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Charles Francis Norton was brought up in Edinburgh, and joined the army after receiving a one seventh share of the residue of his father's estate (valued at £7,438). his regiment was stationed in Nova Scotia during the period of his service (1823-1845).
Charles Francis Norton briefly entered politics. He ran as a candidate for Guildford in the general election of 1831 and emerged victorious. He held office from 1831 to 1832, losing the re-election to his conservative rival.
Actions during term
Norton campaigned as a supporter of the grey ministry's reform bill and was returned with another reformer after a four-cornered contest.
He divided for the second reading of the reintroduced reform bill, 6 July, and steadily for its details, except the inclusion of Guildford in schedule B, which he opposed by vote and in his only recorded speech, 29 July 1831. He argued that the town's population was 'respectable and increasing' and supported its petition to retain two Members by expanding the boundary, the case for which he regarded as unanswerable. He voted for the bill's passage, 21 Sept., the second reading of the Scottish bill, 23 Sept., and Lord Ebrington's confidence motion, 10 Oct.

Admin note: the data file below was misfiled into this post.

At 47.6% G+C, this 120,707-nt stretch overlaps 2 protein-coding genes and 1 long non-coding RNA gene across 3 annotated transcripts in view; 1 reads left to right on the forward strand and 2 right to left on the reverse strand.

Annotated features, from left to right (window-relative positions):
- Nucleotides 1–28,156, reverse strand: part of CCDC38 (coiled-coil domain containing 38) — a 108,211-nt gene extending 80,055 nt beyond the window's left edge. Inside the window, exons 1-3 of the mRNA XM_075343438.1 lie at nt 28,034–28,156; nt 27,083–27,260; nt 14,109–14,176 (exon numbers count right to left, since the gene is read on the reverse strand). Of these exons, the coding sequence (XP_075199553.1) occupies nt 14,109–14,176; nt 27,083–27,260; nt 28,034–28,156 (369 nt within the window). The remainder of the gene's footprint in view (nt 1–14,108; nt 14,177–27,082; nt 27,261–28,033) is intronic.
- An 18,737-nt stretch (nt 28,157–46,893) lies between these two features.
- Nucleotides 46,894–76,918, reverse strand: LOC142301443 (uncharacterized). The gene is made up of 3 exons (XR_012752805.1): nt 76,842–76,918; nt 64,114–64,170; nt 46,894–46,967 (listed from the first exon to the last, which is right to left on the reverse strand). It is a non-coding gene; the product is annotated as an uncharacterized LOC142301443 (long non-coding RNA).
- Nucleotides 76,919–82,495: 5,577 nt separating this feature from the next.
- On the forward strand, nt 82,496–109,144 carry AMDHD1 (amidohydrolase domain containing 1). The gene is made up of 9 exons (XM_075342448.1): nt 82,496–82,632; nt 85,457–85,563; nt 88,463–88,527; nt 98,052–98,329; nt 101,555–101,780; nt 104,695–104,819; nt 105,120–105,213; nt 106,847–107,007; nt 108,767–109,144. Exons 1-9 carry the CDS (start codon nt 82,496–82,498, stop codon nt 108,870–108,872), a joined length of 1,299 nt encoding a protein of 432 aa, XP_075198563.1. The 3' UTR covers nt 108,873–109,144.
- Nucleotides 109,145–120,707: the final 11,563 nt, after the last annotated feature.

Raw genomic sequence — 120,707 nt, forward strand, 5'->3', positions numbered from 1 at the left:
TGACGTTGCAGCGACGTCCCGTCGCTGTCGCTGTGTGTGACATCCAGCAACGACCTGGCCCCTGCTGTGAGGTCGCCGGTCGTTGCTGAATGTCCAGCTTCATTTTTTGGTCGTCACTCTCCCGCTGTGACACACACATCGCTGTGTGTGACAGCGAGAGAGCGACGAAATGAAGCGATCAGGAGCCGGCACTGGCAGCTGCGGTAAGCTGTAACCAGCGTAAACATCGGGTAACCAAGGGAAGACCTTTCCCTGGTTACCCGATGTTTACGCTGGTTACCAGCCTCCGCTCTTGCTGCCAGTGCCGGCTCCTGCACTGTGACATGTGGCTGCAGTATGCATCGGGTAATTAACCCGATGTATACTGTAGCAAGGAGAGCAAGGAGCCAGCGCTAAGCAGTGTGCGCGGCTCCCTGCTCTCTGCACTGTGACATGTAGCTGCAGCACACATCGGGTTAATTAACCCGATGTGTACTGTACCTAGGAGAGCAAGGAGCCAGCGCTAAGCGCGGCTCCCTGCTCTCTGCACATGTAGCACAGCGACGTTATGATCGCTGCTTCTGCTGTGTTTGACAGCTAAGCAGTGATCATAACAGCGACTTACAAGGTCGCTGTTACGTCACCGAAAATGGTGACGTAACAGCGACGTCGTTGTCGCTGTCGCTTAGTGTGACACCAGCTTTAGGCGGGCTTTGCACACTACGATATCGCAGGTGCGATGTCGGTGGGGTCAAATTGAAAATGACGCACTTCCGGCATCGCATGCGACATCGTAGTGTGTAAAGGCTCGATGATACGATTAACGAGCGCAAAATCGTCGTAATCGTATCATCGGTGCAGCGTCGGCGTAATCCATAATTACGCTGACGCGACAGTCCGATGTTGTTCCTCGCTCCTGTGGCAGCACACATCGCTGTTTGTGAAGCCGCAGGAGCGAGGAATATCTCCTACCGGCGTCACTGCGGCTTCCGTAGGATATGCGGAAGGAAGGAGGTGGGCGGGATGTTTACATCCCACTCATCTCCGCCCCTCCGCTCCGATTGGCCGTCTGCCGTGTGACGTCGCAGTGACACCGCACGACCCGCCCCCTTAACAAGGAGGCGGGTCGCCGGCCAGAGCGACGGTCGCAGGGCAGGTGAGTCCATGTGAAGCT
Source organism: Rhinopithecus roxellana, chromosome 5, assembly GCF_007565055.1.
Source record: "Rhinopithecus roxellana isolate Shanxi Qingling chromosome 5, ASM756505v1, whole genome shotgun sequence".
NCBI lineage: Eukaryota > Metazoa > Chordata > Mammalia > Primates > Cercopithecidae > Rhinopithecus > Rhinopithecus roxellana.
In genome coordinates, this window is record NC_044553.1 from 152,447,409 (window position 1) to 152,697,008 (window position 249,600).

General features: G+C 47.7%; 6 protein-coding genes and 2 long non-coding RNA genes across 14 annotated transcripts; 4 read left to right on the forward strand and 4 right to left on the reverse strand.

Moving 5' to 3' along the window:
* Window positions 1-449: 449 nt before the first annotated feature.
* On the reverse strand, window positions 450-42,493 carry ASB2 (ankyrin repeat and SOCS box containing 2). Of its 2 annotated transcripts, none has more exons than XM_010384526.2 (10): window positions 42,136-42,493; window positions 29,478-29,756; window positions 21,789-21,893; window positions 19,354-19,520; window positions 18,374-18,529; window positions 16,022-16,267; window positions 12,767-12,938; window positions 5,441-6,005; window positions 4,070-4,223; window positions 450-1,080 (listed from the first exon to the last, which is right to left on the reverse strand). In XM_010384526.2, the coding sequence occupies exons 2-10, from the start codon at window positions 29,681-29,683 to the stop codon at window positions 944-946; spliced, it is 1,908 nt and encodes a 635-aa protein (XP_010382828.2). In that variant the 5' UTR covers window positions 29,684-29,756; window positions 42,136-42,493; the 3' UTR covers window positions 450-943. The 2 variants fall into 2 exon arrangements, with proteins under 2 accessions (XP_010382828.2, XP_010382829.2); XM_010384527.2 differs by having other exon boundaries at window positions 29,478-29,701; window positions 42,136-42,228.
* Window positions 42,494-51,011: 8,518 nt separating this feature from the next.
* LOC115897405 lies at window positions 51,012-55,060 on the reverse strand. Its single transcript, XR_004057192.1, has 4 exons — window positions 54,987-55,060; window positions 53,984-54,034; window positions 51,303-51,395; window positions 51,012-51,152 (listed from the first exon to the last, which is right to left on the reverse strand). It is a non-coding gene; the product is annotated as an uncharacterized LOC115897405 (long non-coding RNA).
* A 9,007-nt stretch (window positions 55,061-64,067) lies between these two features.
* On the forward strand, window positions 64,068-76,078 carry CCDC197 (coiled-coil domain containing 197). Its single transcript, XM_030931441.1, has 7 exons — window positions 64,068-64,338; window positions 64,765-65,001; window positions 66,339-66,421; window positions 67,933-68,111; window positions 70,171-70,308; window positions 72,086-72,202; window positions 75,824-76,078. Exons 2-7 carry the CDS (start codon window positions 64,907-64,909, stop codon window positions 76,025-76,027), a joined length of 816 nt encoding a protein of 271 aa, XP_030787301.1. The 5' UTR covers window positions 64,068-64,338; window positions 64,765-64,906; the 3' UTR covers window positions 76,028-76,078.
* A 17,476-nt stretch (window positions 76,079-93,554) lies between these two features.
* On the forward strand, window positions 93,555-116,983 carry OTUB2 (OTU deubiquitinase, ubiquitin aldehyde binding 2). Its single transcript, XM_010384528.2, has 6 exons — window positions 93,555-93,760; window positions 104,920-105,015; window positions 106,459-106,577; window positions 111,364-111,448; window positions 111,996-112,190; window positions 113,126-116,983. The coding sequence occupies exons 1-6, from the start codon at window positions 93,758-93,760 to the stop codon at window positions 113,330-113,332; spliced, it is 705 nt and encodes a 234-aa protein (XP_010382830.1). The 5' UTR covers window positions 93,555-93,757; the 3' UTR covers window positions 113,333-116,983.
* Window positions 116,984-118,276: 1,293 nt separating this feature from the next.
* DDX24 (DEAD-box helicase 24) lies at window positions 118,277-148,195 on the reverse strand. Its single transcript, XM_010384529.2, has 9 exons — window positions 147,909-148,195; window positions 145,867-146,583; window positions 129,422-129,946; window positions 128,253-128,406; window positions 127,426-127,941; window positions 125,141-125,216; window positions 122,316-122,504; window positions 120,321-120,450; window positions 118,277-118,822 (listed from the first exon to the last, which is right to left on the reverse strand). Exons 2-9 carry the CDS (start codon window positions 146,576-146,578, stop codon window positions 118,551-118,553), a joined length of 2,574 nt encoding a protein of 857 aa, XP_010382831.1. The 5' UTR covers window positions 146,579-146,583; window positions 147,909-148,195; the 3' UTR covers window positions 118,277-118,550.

He was in the minority for O'Connell's motion to swear in the 11 members of the Dublin election committee, 29 July, but voted with ministers to prosecute only those found guilty of bribery, 23 Aug.
On 5 Nov. he was granted the precedence afforded to the younger sons of peers by letter patent. He divided for the second reading of the revised reform bill (by which Guildford kept both its Members), 17 Dec.
1831, steadily for its details and for the third reading, 22 Mar. 1832. He voted for the address asking the king to appoint only ministers committed to carrying an unimpaired measure, 10 May, and against the Conservative amendment for increased Scottish county representation, 1 June.
He voted against government on the Russian-Dutch loan, 26 Jan., was absent from the division on this issue 12 July, but voted with ministers, 16 July.
He divided with them on relations with Portugal, 9 Feb. 1832.
He ran again for Guildford at the general election after his term, but was defeated by one of his Conservative rivals from the previous election.
Charles Francis Norton returned to an active military career and became assistant military secretary to his father-in-law, following the latter's appointment as governor of Nova Scotia (1834), and it was there that he died suddenly in October 1835, 'in consequence of drinking cold water, whilst over-heated in the pursuit of moose deer'. He is buried in the Old Burying Ground (Halifax, Nova Scotia).